Clinical Associate Professor, Communication Sciences and Disorders
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Time, data, and a list of faculty who participated in the project
This project was initiated on March 6, 2018, with Jennifer Pratt, Clinical Assistant Professor, Communication Sciences and Disorders (CSD) and Steven Willis, Professor in Art and Design. Ms. Pratt initiated the project with three goals in mind: 1. To provide a nonverbal avenue for adults with aphasia and other cognitive disorders from acquired brain injury to increase socialization and self-expression, 2. To emphasize the concept of “capability” versus “disability” in these adults when attempting participating in a new experience and 3. To provide a unique interdisciplinary/collaborative experience for CSD and Art students. The adult clients attend weekly communication group sessions at the MSU Speech and Hearing Clinic. The Tuesday group involves 5 individuals who require support (visual, technological, written) to communicate while the Thursday group involves 5 individuals who are conversational but experience difficulties with memory and word finding. Prior to initiating the actual art project, Dr. Willis arranged for Ms. Pratt to speak to several art classes in order to educate art students about aphasia and brain injury and to recruit willing art instructors. Two art students emerged as leaders as arranged dates to first observe clinical group sessions and then attend the group sessions and facilitate the art project.
Data discussed (student work, scores, a common question, etc.)
The question we have involves the following: “Does participating in a non-verbal activity enrich perceptions of social competence and increase perceptions of expressive ability?” particularly in those with communication impairment. Data involves tracking group member participation, group member product (art), and group member comments/self-report. Student comments have also been collected. Thus far, the two communication groups have completed at least one art project focused on self-identity. The art students designed a curriculum of sorts focused on how one can express self-identify through symbolism. Initial projects focused on pencil and crayon so as to not intimidate members with paint at first. The art students discussed use of the medium, color, symbolism, etc and the CSD students helped facilitate communication, expand discussions regarding the impact of art and encouraged group members to discuss their work. Members have been forthcoming regarding how they feel about participating and how they view their work. In the Tuesday group, one of the most communicatively impaired members was disengaged. Once prompted, we discovered she was CSD and art students (all 23 years of age or younger) have shared experiences, discovered commonalities and exchanged idea, all with genuine interest and absence of judgment.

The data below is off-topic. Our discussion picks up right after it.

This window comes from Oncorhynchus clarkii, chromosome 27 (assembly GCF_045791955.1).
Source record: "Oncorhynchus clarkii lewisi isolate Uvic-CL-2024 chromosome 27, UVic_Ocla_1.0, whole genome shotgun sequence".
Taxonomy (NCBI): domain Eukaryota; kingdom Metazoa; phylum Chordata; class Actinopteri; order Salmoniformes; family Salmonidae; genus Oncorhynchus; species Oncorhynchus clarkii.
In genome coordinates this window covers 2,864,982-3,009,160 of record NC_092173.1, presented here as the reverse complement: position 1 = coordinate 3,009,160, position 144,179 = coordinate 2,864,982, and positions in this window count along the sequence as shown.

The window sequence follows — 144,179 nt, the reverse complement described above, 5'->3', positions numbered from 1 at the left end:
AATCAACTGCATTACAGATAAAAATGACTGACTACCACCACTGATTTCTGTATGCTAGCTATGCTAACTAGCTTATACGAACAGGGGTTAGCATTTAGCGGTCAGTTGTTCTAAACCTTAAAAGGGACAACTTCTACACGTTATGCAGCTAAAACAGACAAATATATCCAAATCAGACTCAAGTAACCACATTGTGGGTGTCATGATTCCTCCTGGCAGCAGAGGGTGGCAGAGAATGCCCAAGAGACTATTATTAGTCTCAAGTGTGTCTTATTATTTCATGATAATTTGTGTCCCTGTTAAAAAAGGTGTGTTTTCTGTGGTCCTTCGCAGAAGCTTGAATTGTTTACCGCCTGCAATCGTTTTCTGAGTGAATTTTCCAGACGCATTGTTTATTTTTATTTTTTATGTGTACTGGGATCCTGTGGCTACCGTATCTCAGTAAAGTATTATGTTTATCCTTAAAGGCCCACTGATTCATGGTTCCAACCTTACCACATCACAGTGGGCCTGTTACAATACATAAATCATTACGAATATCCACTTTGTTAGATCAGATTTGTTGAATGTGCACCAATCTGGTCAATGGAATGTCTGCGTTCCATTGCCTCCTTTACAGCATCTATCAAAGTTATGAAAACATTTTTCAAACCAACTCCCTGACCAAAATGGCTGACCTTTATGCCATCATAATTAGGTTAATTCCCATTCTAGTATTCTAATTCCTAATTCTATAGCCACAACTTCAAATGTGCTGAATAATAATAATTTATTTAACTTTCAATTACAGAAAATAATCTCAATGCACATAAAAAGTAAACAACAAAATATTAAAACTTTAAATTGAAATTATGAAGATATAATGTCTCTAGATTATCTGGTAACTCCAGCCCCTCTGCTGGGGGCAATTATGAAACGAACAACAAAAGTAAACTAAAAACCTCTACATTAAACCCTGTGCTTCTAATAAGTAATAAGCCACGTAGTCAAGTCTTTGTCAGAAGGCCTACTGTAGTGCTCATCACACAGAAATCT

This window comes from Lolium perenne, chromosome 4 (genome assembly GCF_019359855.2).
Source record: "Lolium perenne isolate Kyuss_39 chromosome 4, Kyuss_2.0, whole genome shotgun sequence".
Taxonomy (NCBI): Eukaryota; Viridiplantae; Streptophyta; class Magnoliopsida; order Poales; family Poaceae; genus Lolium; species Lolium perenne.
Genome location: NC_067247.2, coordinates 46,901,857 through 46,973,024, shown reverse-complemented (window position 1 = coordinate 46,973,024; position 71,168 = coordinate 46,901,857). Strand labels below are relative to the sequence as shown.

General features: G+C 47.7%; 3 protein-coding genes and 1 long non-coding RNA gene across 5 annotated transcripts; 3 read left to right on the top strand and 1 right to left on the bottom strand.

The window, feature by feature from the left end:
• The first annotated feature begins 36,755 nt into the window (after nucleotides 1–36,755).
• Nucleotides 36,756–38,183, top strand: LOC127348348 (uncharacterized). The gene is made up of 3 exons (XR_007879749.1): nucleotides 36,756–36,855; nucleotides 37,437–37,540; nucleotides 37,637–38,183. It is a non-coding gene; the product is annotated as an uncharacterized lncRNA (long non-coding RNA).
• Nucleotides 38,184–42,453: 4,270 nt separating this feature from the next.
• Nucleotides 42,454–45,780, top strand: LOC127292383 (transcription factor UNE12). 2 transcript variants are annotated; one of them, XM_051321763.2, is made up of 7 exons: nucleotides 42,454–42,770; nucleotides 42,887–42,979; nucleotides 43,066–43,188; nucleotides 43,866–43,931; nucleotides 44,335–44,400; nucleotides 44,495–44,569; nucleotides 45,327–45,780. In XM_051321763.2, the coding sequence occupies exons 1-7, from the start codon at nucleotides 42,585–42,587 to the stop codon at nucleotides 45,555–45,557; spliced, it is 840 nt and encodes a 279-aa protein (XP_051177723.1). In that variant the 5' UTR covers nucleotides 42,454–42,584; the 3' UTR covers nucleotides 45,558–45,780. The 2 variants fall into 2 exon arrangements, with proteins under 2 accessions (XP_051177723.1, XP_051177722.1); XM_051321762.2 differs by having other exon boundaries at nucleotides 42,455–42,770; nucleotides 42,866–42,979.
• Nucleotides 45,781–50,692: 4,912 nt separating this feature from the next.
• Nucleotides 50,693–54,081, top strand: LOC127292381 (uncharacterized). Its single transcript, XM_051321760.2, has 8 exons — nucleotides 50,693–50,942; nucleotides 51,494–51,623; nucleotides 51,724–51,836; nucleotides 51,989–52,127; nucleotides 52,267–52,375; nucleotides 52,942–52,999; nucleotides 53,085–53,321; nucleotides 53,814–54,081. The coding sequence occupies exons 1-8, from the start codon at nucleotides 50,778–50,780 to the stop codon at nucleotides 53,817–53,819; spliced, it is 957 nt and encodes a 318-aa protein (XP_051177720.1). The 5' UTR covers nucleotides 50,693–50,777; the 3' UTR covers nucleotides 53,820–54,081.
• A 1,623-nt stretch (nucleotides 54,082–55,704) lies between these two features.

The following are some excerpts from clinical documentation on the
days when the art project was the focus:
- Group members wrapped up this semester’s collaborative project with the MSU art education students. Each member completed an art piece that was reflective of their identity using various mediums (i.e., crayon, marker, colored pencil, collage). Upon completion of their portraits, members shared about their work and how it reflected aspects of their lives, personalities, dreams, desires, etc. Members used pointing, gestures, single words, and in some cases full sentences to share about their artwork.
- Completed his artwork from two weeks prior, adding various elements that reflected parts of his life and personality. Utilized an impressive amount of words while sharing about his artwork: “squirrel,” “BB gun,” “twenty-two” “chef,” “dead,” “tomato,” “potato,” “tree,” “bird,” etc.
- When asked to explain her artwork she said “bird” “flying off into the sunset”. When clinicians asked further questions she indicated this image was her flying free and said: “I don’t want to be like this anymore”. She also indicated that the bird represented religion, which is a large part of who she is.
- She talked about her connection with horses during grooming and created a lovely collage that symbolized walking with others and journeying through life.
- She was actively engaged in her art project, and created a collage that was filled with emotion, symbolism, and personal connection. She beautifully articulated the meaning behind each image and displayed more vulnerability and expression than in any previous session.
- As far as quantitative data, the art project was worked on for 3 sessions per group (a total of about 3.5 hours each); the art students were consistently in attendance as were the CSD students. Group member participation was consistently above 90% with members unable to participate only if absent with one exception on 3/27 with only 2/5 members present due to inclement weather.
Conclusions reached regarding the next steps for the project
This project is off to a positive start and will continue into the summer and fall 2018 semesters as we transition into the more challenging medium of paint and canvas. Supplies have been ordered and sessions will be scheduled once the summer semester is underway. Ms. Pratt will continue to supervise the sessions and document outcomes. Dr. Willis will be off campus but will be available via email. The project is planned to culminate in a showcase of the projects for group members, family and friends at Brick City sometime in November or December.
Items chosen by the faculty for action
- Order and inventory supplies
- Coordinate dates for art sessions
- Document outcomes, including surveying group member and students regarding their perceptions
Follow-up plans and action regarding the project
Please see above
Recommendation for items that need action at higher levels than the department